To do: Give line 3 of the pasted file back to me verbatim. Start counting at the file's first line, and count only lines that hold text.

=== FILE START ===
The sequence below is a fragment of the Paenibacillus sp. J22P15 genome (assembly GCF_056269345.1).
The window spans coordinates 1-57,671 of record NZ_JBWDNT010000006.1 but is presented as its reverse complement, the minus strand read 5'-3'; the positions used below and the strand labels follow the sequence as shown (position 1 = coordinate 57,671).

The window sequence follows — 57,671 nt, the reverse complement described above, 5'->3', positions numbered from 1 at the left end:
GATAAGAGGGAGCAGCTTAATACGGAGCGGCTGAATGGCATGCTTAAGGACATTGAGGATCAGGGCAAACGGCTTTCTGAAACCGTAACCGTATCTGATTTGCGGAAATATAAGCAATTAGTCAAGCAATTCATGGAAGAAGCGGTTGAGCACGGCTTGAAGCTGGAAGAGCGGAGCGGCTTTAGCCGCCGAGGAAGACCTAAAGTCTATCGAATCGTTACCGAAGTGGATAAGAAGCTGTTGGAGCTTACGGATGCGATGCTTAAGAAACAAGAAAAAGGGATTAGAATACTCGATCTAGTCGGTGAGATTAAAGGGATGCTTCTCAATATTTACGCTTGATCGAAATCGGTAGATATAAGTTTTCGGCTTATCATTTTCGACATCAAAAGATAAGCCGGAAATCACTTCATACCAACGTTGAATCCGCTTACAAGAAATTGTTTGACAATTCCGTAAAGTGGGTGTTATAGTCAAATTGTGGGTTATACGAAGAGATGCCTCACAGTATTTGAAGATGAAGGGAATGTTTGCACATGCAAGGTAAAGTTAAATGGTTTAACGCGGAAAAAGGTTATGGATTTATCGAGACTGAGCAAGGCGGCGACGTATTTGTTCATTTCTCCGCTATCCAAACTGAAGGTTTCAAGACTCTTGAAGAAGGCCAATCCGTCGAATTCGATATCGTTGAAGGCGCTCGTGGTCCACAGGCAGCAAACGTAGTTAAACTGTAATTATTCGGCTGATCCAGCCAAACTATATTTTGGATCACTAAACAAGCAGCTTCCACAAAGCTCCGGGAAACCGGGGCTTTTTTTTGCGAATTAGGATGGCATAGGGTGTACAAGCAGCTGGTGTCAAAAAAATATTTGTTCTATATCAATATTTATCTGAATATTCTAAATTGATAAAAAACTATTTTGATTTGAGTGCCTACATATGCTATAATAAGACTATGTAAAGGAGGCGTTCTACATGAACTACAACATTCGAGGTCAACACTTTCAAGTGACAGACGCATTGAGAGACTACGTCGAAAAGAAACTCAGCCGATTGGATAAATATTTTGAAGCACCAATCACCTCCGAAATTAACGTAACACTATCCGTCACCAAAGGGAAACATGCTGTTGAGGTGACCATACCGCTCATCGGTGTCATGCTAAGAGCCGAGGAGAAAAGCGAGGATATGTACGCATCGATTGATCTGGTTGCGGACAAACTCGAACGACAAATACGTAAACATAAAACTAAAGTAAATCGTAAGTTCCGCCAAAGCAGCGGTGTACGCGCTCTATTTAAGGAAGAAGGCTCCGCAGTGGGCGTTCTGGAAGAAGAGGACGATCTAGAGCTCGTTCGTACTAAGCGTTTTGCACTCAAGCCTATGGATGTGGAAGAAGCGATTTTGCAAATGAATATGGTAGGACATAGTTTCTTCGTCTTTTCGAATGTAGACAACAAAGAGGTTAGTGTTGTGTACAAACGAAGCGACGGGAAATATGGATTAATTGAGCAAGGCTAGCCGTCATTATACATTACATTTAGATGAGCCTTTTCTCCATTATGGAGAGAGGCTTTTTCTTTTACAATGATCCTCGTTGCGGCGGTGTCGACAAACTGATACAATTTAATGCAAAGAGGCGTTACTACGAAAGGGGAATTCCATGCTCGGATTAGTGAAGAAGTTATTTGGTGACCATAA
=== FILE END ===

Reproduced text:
The window sequence follows — 57,671 nt, the reverse complement described above, 5'->3', positions numbered from 1 at the left end: